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Carver v. City of New York

UNITED STATES DISTRICT COURT EASTERN DISTRICT OF NEW YORK


March 31, 2009

WALTER E. CARVER, PLAINTIFF,
v.
THE CITY OF NEW YORK, A BODY CORPORATE AND ORDER AND POLITIC; MICHAEL R. BLOOMBERG, INDIVIDUALLY AND IN HIS OFFICIAL CAPACITY AS MAYOR OF THE CITY OF NEW YORK; NEW YORK CITY HUMAN RESOURCES ADMINISTRATION AND DEPARTMENT OF SOCIAL SERVICES, AN AGENCY OF THE CITY OF NEW YORK; ROBERT DOAR, INDIVIDUALLY AND IN HIS OFFICIAL CAPACITY AS ADMINISTRATOR AND COMMISSIONER OF THE NEW YORK CITY HUMAN RESOURCES ADMINISTRATION AND DEPARTMENT OF SOCIAL SERVICES; NEW YORK CITY HEALTH AND HOSPITALS CORPORATION, A NEW YORK CORPORATION; ALAN D. AVILES, INDIVIDUALLY AND IN HIS OFFICIAL CAPACITY AS PRESIDENT AND CHIEF EXECUTIVE OFFICER OF THE NEW YORK CITY HEALTH AND HOSPITALS CORPORATION; NEW YORK CITY DEPARTMENT OF TRANSPORTATION, AN AGENCY OF THE CITY OF NEW YORK; JANETTE SADIK-KAHN, INDIVIDUALLY AND IN HER OFFICIAL CAPACITY AS COMMISSIONER OF THE NEW YORK CITY DEPARTMENT OF TRANSPORTATION, DEFENDANTS.

The opinion of the court was delivered by: Sifton, Senior Judge.

MEMORANDUM OPINION

Plaintiff Walter E. Carver commenced this putative class action on September 10, 2008, against the City of New York (the "City"); Michael R. Bloomberg, individually and in his official capacity as Mayor of the City of New York, New York City Human Resources Administration and Department of Social Services ("HRA"); Robert Doar, individually and in his official capacity as Administrator and Commissioner of HRA; New York City Health and Hospitals Corporation ("HHC"); Alan D. Aviles, individually and in his official capacity as President and Chief Executive Officer of HHC; New York City Department of Transportation ("DOT"); and Janette Sadik-Khan, individually and in her official capacity as Commissioner of DOT (collectively, the "City Defendants"). Plaintiff asserts claims of (1) violation of the Takings Clause of (i) the Fifth Amendment to the United States Constitution, and (ii) Article 1, § 7 of the New York State Constitution; (2) deprivation of equal protection of the laws in violation of (i) the Fourteenth Amendment to the United States Constitution, and (ii) Article 1, § 11 of the New York State Constitution; (3) deprivation of due process of law in violation of (i) the Fourteenth Amendment to the United States Constitution, and (ii) Article 1, § 6 of the New York State Constitution; (4) failure to pay the minimum wage, in violation of the Fair Labor Standards Act of 1938, 29 U.S.C.A. §§ 201 et seq.; (5) failure to pay the minimum wage, in violation of New York State Labor Law § 652; (6) failure to provide adequate notice of right to review a lottery intercept, in violation of New York Tax Law § 1613-b; (7) unspecified deprivations of plaintiff's civil rights, privileges, and immunities, in violation of 42 U.S.C. § 1983. Plaintiff seeks declaratory and injunctive relief, as well as liquidated damages, attorney's fees, costs, and interest. Presently before this Court is the City Defendants' motion to dismiss plaintiff's complaint pursuant to Federal Rules of Civil Procedure 12(b)(1) (lack of standing), 12(b)(6) (failure to state a claim), and 12(b)(7) (failure to join a necessary party). For the reasons that follow, the City Defendants' motion is granted.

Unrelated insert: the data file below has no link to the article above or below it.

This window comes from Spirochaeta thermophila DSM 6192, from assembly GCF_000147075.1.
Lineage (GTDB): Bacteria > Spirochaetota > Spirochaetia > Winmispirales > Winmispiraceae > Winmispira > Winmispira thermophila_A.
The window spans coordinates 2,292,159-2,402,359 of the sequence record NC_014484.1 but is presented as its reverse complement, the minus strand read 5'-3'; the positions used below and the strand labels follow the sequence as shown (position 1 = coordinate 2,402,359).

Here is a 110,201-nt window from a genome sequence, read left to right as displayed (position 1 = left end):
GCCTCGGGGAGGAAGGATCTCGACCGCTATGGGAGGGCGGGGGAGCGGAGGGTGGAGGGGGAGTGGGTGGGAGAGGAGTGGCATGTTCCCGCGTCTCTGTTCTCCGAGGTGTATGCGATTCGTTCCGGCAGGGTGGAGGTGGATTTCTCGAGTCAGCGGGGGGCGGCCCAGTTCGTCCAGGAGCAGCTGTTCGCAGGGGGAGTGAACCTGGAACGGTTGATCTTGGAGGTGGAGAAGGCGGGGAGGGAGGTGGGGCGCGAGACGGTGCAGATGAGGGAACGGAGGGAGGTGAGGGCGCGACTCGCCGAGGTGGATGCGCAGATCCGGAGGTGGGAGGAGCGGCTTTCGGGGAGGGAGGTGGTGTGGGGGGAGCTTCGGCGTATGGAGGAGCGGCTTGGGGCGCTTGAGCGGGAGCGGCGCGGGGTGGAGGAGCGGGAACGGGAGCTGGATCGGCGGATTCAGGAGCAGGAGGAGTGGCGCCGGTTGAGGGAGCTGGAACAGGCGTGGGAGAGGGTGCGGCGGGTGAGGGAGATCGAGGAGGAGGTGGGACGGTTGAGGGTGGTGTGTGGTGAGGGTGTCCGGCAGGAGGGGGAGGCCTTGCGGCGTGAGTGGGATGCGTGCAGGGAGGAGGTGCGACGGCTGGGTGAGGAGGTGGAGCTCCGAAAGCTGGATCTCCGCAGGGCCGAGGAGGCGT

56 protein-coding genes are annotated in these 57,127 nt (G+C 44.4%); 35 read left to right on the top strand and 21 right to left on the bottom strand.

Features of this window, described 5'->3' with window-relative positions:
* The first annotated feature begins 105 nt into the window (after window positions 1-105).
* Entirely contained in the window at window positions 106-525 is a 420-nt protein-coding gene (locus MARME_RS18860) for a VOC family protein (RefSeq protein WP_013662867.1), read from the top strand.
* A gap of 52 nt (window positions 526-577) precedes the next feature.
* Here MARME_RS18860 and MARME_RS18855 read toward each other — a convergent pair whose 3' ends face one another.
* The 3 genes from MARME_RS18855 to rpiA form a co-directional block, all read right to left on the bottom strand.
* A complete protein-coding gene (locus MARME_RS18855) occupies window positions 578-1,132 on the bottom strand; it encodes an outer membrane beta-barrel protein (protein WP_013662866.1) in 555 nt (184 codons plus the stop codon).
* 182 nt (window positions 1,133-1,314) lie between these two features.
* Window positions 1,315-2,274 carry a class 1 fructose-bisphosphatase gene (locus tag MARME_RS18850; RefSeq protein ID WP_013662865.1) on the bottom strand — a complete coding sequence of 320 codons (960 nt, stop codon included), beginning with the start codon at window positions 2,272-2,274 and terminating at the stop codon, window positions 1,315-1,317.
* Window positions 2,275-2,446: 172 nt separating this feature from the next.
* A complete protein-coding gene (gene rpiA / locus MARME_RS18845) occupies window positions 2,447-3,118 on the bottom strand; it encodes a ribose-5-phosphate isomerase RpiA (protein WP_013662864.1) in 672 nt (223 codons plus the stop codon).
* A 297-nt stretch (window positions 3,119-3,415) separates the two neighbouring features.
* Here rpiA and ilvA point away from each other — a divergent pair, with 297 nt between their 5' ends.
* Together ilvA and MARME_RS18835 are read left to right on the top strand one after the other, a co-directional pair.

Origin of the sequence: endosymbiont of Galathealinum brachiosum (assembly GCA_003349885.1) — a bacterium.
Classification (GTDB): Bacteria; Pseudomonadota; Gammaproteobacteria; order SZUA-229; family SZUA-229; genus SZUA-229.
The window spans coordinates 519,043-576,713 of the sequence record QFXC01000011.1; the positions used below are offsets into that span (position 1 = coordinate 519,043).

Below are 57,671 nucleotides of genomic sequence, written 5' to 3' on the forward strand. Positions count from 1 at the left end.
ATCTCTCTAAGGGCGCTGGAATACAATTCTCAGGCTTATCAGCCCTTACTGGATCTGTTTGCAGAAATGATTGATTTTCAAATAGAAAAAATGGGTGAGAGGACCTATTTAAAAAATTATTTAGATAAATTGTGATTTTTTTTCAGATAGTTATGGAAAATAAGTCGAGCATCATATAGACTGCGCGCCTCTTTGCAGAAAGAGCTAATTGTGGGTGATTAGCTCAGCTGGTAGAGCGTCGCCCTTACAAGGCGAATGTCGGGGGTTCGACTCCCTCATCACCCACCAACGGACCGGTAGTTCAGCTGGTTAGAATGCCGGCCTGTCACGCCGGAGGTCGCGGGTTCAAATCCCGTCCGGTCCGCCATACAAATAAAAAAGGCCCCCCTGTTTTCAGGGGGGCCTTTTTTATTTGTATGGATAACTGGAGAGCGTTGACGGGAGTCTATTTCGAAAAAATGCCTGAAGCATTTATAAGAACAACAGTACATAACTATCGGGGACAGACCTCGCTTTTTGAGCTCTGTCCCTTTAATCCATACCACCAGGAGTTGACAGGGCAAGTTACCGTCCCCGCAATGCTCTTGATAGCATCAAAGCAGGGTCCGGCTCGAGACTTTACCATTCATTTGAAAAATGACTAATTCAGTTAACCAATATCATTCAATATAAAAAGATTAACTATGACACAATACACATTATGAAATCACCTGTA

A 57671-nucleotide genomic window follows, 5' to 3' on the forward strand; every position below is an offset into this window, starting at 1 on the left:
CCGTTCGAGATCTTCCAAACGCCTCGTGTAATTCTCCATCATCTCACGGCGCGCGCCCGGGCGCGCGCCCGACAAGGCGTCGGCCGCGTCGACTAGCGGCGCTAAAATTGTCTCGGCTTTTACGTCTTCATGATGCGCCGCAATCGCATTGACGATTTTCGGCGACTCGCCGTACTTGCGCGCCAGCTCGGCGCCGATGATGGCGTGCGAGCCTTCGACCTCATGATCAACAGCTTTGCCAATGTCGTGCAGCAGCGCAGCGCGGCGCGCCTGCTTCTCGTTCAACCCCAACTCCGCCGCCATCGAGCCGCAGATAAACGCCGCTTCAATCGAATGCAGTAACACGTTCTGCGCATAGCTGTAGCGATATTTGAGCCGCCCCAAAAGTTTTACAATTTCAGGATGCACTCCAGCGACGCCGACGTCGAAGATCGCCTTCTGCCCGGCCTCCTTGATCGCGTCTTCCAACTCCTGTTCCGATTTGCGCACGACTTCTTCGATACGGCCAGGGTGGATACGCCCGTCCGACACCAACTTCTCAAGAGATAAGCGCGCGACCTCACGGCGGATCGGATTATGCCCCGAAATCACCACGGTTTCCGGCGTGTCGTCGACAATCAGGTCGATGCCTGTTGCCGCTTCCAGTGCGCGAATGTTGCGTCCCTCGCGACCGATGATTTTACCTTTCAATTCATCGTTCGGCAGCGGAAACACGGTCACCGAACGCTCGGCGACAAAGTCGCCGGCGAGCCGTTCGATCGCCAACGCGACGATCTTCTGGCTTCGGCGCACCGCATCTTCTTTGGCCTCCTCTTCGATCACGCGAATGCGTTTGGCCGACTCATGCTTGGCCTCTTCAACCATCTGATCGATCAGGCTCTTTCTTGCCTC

BACKGROUND

The following facts are drawn from the Complaint filed in connection with this matter, as well as documents incorporated by reference therein and public documents of which this Court may take judicial notice. See Kramer v. Time Warner, Inc. 937 F.2d 767, 773 (2d Cir. 1991) (district court may consider "documents attached to the complaint as exhibits or incorporated in the complaint by reference" on motion to dismiss); Cortec Indus., Inc. v. Sum Holding L.P., 949 F.2d 42, 47-48 (2d Cir. 1991) (authorizing district court review of public documents on motion to dismiss, particularly where plaintiff has notice of such documents). For the purposes of this motion, plaintiff's allegations are accepted as true, and all reasonable inferences are drawn in favor of plaintiff as the nonmoving party. Patel v. Searles, 305 F.3d 130, 135 (2d Cir. 2002).

Plaintiff is a 62-year-old citizen of the United States and the State of New York, and a regular purchaser of New York State Lottery tickets in Kings County, New York. Compl. ¶¶ 4, 20.

Defendants HRA, HHC, and DOT are agencies of defendant City conducting business in Brooklyn, New York. Id. ¶¶ 7-11.

From 1993 to March of 2000, plaintiff participated in the New York City Work Experience Program ("WEP").*fn1 Id. ¶ 20. As a WEP participant, plaintiff was assigned to work at Coney Island Hospital in Brooklyn, New York, which is managed by defendant HHC, and the Staten Island Ferry Terminal in Manhattan, New York, which is managed by defendant DOT.*fn2 Id. ¶ 21. Plaintiff was required to work at least 35 hours a week for the City Defendants, and was paid according to the hours he worked. Id. If plaintiff did not work, he was not paid. Id. For his work, plaintiff received $176.00 every two weeks. Id. Plaintiff alleges that his biweekly salary, plus the value of his food stamps, equaled no more than the federal and New York State minimum wage. Id. ¶ 22.